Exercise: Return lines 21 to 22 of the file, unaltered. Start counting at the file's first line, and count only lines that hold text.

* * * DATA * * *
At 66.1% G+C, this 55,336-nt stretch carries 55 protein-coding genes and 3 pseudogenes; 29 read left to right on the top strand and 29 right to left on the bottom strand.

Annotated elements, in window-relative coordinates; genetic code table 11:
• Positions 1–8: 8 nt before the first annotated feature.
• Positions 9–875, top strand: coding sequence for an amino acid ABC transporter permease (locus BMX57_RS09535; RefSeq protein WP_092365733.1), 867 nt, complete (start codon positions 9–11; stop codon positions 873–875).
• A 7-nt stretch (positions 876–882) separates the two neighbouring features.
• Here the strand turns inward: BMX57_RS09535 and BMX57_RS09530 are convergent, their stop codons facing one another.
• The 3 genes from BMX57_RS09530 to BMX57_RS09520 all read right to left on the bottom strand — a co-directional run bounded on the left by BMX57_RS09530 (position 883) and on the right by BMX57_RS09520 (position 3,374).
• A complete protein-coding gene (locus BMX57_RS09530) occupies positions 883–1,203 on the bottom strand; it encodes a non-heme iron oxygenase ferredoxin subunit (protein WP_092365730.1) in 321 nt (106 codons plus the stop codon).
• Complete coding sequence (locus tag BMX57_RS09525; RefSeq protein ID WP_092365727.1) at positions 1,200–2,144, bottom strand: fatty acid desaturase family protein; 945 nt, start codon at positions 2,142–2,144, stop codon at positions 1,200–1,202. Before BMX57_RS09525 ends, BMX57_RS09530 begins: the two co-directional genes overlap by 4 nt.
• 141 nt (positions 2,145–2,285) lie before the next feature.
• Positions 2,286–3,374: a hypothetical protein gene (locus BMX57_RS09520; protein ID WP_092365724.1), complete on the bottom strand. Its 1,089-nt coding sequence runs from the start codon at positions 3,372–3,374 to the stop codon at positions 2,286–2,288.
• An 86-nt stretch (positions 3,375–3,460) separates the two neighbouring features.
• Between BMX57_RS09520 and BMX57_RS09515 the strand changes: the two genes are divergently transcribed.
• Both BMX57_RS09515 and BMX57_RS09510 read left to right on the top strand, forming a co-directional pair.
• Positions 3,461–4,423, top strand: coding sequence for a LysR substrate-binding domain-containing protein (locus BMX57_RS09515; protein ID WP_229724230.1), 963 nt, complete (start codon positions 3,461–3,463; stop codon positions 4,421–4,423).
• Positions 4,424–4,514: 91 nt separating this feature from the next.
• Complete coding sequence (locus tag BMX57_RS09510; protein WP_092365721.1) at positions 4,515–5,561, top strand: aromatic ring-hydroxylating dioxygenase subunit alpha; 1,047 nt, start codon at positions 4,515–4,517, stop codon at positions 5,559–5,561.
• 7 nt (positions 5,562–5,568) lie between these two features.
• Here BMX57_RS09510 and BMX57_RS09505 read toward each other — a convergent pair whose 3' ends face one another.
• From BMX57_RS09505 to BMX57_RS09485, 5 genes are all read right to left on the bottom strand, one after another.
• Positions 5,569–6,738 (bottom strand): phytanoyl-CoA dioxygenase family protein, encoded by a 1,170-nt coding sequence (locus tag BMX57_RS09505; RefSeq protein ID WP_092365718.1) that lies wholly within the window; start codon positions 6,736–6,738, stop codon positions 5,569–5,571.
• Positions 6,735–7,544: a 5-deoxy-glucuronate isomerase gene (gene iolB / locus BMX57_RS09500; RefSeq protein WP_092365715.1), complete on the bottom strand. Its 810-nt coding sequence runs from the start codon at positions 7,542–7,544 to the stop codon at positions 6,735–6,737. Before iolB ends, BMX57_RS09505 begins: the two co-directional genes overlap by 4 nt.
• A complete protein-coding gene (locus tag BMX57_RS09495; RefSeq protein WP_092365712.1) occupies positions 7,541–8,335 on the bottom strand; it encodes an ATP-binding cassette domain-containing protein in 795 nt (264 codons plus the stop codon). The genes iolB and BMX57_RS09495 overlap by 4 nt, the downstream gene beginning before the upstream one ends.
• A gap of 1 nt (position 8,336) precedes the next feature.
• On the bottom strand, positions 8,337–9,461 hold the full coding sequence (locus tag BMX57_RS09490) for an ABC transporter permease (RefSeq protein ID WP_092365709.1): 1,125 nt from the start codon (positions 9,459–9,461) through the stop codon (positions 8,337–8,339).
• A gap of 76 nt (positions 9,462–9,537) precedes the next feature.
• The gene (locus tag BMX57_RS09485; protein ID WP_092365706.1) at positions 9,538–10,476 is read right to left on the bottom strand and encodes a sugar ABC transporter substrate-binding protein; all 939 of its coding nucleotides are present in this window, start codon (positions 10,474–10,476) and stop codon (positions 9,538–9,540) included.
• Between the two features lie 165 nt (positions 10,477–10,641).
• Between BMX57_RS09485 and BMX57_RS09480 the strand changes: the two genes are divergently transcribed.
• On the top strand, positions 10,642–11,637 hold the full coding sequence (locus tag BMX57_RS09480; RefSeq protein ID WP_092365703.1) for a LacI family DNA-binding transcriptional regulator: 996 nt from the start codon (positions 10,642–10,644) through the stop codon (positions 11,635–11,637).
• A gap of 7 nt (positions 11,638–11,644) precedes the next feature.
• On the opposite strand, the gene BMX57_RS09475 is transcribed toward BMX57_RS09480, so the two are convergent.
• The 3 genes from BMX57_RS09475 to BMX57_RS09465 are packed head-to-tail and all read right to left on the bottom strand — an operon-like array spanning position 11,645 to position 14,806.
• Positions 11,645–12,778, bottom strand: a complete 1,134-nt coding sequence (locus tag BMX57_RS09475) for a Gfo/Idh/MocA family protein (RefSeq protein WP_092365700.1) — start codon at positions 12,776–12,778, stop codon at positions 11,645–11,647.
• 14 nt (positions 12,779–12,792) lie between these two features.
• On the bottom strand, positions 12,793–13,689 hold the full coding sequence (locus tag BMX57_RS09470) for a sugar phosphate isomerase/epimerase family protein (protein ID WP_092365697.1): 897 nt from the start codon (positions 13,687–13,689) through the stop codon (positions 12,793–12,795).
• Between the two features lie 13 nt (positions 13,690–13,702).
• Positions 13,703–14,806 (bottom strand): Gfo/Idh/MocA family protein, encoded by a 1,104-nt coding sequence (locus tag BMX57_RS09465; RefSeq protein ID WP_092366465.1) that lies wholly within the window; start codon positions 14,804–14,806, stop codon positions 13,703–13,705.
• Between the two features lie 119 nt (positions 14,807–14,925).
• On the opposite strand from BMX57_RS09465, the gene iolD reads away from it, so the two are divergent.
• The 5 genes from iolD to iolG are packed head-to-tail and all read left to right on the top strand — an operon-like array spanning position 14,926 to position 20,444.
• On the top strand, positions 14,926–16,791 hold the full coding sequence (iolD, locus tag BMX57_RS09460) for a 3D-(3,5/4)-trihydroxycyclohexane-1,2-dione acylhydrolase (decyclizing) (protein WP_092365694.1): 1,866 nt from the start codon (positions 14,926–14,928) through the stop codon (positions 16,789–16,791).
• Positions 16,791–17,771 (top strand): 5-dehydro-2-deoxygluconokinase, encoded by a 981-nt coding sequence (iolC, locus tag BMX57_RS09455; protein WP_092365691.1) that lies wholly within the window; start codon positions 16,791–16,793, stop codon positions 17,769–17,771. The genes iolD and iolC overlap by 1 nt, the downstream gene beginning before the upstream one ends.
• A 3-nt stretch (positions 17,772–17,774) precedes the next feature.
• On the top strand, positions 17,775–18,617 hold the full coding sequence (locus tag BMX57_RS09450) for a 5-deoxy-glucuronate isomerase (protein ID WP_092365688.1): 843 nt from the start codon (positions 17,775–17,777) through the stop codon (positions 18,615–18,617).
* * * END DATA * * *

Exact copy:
• Positions 5,569–6,738 (bottom strand): phytanoyl-CoA dioxygenase family protein, encoded by a 1,170-nt coding sequence (locus tag BMX57_RS09505; RefSeq protein ID WP_092365718.1) that lies wholly within the window; start codon positions 6,736–6,738, stop codon positions 5,569–5,571.
• Positions 6,735–7,544: a 5-deoxy-glucuronate isomerase gene (gene iolB / locus BMX57_RS09500; RefSeq protein WP_092365715.1), complete on the bottom strand. Its 810-nt coding sequence runs from the start codon at positions 7,542–7,544 to the stop codon at positions 6,735–6,737. Before iolB ends, BMX57_RS09505 begins: the two co-directional genes overlap by 4 nt.